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The Landscape Recovery scheme is one of 3 new environmental land management schemes. It will complement the Sustainable Farming Incentive, which will support action at farm level to make farming more sustainable, and Local Nature Recovery, which will support action at local level to make space for nature alongside food production.
This scheme is for landowners and managers who want to take a more radical and large-scale approach to producing environmental and climate goods on their land.
This scheme represents a new approach to supporting long-term, significant habitat restoration and land use change of the sort that will be essential to achieve our environmental ambitions. We know there is demand for these kinds of projects, both among those who will deliver them and among the general public who want to see our most precious and beautiful landscapes restored and rejuvenated.
There is huge potential to make a significant positive impact through Landscape Recovery projects. The scheme will initially focus on biodiversity, water quality and net zero. We will fund projects that contribute to these outcomes over a long period and through substantial changes to land use and habitats.
We expect Landscape Recovery pilot projects alone will create at least 20,000ha of wilder landscapes, habitats, rewetted peat and afforestation at a landscape scale, delivering on the commitments made in the Prime Minister’s 10 Point Plan.
We are planning to open applications for Landscape Recovery pilot projects in at least 2 rounds over the next 2 years. We will launch the application process for the first round of up to 15 Landscape Recovery pilot projects shortly.
The first round of projects will be focused on 2 themes:
- recovering and restoring England’s threatened native species – we envisage the projects under this theme would recover priority habitats, habitat quality and species abundance
- restoring England’s streams and rivers: improving water quality, biodiversity and adapting to climate change – these projects could restore water bodies, rivers, and floodplains to a more natural state, reduce nutrient pollution, benefit aquatic species, and improve flood mitigation and resilience to climate change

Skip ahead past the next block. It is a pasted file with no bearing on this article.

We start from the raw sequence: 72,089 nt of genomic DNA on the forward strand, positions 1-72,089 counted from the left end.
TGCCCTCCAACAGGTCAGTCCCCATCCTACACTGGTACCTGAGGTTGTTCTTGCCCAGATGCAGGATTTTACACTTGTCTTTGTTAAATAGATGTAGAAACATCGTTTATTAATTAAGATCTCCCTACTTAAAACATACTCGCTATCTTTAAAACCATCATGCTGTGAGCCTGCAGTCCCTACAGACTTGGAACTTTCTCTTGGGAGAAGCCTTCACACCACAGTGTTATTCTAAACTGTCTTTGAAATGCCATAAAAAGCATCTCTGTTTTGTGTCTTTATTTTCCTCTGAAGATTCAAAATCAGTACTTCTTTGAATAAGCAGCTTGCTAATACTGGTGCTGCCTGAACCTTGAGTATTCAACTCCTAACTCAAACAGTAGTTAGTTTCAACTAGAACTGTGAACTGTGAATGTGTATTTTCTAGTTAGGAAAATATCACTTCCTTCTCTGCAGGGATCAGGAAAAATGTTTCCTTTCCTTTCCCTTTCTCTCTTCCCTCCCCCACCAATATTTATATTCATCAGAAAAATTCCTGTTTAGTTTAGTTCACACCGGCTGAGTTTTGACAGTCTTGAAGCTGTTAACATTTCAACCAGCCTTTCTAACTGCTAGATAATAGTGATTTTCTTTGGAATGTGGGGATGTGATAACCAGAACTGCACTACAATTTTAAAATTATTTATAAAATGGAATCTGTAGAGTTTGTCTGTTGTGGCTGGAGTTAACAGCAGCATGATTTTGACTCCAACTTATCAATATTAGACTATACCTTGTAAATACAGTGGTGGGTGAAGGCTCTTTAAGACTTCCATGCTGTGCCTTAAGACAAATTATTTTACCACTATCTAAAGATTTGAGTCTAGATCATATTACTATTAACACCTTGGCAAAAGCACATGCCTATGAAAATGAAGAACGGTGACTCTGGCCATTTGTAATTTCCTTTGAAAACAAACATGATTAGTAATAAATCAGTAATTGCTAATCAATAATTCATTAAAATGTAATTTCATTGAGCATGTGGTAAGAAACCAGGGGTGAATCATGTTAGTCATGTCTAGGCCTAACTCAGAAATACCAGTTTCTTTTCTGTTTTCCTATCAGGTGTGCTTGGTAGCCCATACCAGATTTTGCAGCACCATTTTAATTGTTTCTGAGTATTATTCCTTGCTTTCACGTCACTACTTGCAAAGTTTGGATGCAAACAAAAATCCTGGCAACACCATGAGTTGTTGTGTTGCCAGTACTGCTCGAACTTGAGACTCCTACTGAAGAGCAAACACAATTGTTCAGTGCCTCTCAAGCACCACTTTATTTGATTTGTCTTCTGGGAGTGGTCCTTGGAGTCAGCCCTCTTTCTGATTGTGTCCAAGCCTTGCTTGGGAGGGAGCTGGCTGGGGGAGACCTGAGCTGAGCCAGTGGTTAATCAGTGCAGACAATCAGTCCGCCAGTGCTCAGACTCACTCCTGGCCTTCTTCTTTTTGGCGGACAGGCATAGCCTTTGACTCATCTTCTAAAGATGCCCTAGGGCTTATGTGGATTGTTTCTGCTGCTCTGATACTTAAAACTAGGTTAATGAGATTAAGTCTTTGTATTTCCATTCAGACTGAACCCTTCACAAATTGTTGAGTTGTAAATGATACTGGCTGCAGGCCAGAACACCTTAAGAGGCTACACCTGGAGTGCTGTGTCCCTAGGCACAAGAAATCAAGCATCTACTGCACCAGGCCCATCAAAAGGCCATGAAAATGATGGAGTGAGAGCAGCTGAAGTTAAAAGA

We intend to launch a second round of pilot projects next year and will confirm the proposed theme(s) for that round in the later this year.
We expect that the first round of projects could deliver a range of environmental benefits including:
- at least 10,000 hectares of restored habitat
- at least 25 to 50 kilotonnes carbon savings per year, roughly equivalent to taking 12,000 to 25,000 cars off the road
- improved status of 45-57% of Species of Principal Importance in England, for example Eurasian curlew, marsh fritillary, sand lizard, water vole, wild asparagus and shrill carder bee
Landscape Recovery is open to any individuals or groups who want to come together to deliver large (500 – 5000 ha) scale projects.
Any individuals or groups who think they can deliver the ambitious impact we are seeking will be able to submit bids for development funding. This means that:
- all land types will be eligible, including land inside or outside protected areas, as well as common land
- the land could be under any management control or current use – including farming, foresting, managed as individual holdings, estates or by public bodies
- public bodies will need to apply in collaboration with other land managers – for example, with neighbouring landowners or tenants
- the land could be already part of existing agri-environment schemes, as well as those not involved in any scheme. (We would not be able to pay for activity already being undertaken through or incompatible with any existing scheme agreements. We will work with land managers to develop and test the process for exiting Higher Level Stewardship and Countryside Stewardship agreements early – without penalty – so they can enter Landscape Recovery to enable enhanced delivery of outcomes.)
- we will also welcome applications submitted by a facilitator working on behalf of a group of land managers
In the first round, we want to work with bids from up to 15 sites of 500-5,000 hectares with a roughly even split across the 2 themes.
We will assess applications for the first round of pilot projects against set criteria focused on the project’s feasibility, costs and potential impact. We will run separate competitions for projects under the species recovery and river restoration themes.
The criteria will cover:
- environmental benefits: species recovery / river restoration and other benefits
- carbon and climate resilience
- social impact: public access, community engagement and other benefits
- project leadership and delivery
We will publish full details of the criteria for both themes and how they will be assessed with our guidance shortly.